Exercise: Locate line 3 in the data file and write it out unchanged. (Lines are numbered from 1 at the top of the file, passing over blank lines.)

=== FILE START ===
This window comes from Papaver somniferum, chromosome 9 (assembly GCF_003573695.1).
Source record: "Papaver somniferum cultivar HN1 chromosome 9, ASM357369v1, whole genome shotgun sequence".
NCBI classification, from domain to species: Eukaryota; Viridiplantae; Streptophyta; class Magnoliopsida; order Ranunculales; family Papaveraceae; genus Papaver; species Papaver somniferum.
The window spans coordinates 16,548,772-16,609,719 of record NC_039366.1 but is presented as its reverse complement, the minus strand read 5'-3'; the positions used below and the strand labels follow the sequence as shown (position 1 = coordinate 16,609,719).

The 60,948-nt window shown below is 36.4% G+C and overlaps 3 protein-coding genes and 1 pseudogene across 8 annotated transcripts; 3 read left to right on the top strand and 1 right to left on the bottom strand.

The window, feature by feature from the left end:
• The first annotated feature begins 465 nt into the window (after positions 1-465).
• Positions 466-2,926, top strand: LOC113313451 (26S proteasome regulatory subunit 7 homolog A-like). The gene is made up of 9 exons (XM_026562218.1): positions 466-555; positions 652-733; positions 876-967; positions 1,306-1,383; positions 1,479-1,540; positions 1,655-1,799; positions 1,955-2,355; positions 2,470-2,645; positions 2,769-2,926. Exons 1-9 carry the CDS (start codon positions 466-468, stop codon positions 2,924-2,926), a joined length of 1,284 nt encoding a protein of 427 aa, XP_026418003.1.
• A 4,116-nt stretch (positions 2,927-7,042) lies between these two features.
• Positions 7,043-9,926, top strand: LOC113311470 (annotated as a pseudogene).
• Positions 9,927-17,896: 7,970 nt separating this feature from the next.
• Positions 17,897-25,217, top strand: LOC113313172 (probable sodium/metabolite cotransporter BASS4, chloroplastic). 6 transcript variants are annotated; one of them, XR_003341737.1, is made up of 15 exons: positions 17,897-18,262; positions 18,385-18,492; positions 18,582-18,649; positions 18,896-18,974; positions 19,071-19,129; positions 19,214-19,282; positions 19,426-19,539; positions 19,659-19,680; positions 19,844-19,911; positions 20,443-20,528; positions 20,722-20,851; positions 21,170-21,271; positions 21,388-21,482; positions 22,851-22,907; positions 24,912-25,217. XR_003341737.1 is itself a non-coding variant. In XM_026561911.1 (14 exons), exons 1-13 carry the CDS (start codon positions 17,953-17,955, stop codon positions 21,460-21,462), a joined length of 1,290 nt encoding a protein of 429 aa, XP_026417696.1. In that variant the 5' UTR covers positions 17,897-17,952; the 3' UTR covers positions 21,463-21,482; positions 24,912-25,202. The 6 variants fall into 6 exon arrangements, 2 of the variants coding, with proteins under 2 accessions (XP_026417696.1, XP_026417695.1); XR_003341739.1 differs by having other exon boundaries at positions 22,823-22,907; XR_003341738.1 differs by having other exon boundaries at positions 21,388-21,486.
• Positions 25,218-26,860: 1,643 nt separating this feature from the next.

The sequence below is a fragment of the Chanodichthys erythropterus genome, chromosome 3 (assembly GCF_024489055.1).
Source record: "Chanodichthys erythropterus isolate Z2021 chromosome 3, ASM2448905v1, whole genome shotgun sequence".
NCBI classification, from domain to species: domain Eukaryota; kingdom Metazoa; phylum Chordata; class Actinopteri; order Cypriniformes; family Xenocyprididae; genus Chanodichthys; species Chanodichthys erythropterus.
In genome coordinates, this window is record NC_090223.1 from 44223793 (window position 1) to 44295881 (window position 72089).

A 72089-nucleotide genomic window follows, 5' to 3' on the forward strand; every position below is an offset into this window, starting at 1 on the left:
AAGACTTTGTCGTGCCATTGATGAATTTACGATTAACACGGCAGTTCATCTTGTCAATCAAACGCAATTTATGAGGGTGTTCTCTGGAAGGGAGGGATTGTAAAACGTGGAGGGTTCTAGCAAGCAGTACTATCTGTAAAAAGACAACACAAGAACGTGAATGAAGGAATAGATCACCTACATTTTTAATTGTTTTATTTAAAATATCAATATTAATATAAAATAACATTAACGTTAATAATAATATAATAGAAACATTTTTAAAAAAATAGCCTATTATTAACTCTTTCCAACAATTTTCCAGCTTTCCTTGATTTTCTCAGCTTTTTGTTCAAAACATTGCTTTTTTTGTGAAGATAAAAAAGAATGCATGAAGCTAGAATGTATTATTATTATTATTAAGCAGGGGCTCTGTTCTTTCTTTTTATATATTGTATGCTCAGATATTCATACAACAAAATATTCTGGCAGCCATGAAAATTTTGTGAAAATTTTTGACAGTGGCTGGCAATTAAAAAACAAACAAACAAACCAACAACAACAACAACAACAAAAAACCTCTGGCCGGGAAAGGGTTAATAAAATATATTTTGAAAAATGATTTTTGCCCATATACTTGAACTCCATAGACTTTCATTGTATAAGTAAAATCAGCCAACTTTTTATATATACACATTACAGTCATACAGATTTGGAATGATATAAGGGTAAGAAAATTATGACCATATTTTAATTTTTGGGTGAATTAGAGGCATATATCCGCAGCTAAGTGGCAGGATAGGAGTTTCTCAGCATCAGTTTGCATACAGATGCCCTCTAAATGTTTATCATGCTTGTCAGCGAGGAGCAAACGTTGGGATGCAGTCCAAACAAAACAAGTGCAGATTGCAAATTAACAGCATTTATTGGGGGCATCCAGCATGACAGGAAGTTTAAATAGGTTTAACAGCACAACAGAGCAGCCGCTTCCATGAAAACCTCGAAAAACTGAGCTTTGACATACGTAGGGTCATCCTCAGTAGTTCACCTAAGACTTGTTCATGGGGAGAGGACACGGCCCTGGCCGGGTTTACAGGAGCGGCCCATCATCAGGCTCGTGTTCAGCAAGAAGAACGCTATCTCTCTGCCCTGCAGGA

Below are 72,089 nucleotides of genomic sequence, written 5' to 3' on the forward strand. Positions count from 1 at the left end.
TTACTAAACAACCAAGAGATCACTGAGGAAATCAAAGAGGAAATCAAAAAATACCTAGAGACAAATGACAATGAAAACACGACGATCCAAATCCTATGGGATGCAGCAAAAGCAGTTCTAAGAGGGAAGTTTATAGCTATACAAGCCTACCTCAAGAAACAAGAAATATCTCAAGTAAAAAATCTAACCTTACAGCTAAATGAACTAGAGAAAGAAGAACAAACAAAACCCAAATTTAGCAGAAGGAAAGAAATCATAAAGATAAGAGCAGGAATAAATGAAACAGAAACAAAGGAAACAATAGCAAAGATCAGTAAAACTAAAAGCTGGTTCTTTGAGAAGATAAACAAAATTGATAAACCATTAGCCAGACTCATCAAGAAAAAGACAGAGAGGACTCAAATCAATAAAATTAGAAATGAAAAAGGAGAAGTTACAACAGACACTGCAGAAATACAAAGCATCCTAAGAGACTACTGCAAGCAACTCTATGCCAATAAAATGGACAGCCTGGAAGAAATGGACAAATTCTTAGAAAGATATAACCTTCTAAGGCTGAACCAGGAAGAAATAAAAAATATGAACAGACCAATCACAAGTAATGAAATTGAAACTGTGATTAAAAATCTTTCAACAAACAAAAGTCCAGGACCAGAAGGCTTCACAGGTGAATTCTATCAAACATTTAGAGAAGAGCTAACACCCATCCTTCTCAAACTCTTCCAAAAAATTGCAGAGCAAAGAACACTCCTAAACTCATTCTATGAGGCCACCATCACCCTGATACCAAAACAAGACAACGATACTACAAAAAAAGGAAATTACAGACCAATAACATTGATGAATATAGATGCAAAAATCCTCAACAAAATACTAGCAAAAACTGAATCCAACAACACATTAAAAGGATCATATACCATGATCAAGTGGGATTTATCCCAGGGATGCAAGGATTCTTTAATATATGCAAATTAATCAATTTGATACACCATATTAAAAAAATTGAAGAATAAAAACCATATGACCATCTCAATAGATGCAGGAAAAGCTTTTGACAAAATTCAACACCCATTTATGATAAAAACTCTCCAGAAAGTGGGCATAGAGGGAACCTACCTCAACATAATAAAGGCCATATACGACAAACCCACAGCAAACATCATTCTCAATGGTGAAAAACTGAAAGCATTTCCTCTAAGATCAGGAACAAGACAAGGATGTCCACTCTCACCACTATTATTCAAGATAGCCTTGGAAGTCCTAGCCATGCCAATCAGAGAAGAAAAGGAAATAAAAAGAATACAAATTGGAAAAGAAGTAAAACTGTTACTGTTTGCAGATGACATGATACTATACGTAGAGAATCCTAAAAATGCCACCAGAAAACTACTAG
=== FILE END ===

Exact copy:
NCBI classification, from domain to species: Eukaryota; Viridiplantae; Streptophyta; class Magnoliopsida; order Ranunculales; family Papaveraceae; genus Papaver; species Papaver somniferum.